Churros are in Mexico what doughnuts are in the U.S. But rather than being round, these are like long sticks. They are especially wonderful when freshly made and served warm. (I like dunking them in hot chamomile tea).
- 2 cups vegetable oil
- 1 cup water
- 1/2 cup margarine
- 1/4 tsp. salt
- 1 cup flour
- 3 eggs
- 1/4 cup sugar
- 1/2 tsp. ground cinnamon
Combine water, margarine and salt in a large saucepan. Bring to a rolling boil, then stir in the flour. Continue stirring and cooking for about another minute over low heat until the mixture forms a ball. Remove from heat and beat in the eggs. Continue beating until smooth. Pour oil into a heavy skillet until it is about 1-1/2 inches deep. Place over heat and bring temperature to 360 degrees F.
Scoop the dough into a cake decorating tube with a large star tip. Squeeze 4-inch strips of dough into hot oil and fry until golden brown, turning once. Fry about 2 minutes on each side. You can do batches of 3 or 4 at a time. Drain churros on paper towels. Mix sugar and cinnamon in a bag. Shake the churros in the sugar mixture.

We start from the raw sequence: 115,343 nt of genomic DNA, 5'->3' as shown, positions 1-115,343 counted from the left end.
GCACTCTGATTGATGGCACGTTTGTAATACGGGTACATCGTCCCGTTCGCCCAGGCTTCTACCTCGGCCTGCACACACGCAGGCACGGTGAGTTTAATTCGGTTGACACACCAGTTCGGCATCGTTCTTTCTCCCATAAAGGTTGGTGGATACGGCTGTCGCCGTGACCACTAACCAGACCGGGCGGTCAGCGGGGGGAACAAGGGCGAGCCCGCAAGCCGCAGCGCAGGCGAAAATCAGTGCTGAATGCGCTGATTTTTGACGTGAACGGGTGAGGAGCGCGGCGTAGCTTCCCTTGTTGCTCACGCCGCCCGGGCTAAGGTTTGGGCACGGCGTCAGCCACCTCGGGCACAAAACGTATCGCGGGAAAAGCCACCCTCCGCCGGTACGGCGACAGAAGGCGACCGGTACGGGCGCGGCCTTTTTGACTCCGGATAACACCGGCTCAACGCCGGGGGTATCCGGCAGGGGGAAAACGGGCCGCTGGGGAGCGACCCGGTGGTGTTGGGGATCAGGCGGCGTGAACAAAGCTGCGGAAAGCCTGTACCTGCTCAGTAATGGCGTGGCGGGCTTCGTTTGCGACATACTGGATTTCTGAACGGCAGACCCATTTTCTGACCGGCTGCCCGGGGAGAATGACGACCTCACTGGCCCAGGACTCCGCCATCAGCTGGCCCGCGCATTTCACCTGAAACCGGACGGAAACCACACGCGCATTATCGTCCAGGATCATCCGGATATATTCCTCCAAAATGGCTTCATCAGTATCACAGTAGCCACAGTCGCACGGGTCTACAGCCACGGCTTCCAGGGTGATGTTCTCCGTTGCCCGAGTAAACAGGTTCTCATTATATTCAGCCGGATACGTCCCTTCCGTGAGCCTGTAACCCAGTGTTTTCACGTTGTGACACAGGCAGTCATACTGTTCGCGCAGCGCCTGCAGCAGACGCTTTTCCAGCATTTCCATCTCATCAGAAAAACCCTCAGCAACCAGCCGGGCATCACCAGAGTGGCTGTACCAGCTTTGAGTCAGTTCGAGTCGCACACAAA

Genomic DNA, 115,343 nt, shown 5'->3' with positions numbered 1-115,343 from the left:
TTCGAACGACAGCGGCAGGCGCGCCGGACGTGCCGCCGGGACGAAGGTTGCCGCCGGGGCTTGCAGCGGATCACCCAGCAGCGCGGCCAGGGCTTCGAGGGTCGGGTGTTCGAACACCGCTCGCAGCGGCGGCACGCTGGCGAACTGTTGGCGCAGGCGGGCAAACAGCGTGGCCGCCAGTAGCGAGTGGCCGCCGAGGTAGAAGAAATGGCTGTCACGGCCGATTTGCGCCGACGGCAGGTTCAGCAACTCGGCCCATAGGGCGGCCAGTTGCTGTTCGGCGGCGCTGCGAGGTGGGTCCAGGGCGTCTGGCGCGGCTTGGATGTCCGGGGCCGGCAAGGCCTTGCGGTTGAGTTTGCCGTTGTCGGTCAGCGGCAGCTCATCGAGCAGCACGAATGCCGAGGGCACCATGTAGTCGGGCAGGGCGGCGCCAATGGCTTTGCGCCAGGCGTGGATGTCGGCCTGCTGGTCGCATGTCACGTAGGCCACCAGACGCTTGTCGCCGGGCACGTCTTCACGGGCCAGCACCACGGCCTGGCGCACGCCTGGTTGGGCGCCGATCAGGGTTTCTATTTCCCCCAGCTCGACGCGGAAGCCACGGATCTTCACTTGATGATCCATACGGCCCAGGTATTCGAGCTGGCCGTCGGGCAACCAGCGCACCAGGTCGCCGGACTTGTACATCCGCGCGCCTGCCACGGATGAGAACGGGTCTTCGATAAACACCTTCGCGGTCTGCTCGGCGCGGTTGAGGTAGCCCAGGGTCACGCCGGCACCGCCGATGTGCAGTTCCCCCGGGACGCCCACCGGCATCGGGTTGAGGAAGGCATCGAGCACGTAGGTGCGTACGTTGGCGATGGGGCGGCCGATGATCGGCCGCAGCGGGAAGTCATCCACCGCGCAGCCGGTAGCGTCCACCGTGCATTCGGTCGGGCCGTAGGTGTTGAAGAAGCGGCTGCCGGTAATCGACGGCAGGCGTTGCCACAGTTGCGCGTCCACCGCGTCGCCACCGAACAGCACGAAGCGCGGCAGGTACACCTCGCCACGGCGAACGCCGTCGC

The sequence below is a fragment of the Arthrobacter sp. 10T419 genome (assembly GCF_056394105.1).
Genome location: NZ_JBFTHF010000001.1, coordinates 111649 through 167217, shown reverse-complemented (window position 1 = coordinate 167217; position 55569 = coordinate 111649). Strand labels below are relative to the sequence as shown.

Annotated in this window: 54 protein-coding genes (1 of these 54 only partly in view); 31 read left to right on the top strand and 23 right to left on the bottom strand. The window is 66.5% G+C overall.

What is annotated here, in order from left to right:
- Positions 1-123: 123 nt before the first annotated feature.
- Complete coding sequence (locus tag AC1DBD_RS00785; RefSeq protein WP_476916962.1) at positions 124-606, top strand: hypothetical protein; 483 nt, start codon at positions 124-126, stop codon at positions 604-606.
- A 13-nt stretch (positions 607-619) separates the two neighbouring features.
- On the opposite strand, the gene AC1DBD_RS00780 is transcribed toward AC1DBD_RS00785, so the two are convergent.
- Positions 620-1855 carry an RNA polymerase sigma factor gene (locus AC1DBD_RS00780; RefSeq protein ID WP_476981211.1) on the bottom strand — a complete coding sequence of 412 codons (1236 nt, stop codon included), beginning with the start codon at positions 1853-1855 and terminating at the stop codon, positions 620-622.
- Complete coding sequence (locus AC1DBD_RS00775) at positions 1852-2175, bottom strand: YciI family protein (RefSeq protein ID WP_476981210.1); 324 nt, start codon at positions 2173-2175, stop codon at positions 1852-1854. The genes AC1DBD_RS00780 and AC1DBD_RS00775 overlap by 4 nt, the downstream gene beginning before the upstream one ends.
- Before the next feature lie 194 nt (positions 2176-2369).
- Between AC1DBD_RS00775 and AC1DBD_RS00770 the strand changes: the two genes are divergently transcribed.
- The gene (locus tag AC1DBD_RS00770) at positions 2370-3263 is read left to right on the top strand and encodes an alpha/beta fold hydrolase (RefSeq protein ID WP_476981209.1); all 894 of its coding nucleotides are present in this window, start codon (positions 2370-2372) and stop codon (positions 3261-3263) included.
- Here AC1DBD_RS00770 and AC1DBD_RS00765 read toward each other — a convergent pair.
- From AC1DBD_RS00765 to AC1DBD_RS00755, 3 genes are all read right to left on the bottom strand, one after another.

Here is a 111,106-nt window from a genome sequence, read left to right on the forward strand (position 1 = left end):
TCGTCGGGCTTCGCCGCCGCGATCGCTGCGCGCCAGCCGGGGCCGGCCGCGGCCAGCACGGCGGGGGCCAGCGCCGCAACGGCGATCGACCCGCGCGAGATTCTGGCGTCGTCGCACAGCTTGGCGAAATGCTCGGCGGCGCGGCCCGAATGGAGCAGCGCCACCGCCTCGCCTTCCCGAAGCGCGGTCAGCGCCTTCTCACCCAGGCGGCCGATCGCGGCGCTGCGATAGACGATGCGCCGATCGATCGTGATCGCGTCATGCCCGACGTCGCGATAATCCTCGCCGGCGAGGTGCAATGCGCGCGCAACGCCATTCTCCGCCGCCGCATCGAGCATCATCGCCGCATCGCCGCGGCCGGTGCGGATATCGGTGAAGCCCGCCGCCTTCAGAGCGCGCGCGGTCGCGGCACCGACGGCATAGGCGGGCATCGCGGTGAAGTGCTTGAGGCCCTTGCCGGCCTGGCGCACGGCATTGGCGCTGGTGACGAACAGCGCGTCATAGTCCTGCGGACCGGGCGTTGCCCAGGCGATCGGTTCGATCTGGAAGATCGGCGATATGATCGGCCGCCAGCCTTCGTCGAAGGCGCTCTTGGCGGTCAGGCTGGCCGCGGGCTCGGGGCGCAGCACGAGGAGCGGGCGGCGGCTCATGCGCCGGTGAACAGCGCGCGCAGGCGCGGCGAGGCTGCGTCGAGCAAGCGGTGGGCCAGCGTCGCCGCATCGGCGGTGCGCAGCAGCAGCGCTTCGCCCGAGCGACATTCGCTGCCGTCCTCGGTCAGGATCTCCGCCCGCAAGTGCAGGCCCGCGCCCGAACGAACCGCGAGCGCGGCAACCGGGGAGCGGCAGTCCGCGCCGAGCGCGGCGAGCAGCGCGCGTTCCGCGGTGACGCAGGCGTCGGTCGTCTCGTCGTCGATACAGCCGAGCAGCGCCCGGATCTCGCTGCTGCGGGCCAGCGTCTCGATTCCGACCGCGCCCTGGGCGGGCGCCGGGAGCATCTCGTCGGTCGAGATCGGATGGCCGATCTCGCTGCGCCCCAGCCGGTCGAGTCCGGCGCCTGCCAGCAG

And here’s another great tasting Mexican treat– bizcochitos. These traditional thin, crisp sugar cookies are made any time of the year, but are always seen at fiestas and holidays such as Christmas. This version of the cookie was originally given to me by Maria T. from El Paso, Texas. and has become one of my favorite cookies.
And, of course, if you struggle with discomfort caused by high acid in various foods and beverages, Prelief may help!
About The Author
Bev Laumann, author of A Taste of the Good Life: A Cookbook for an IC Diet and contributor to the IC Diet Project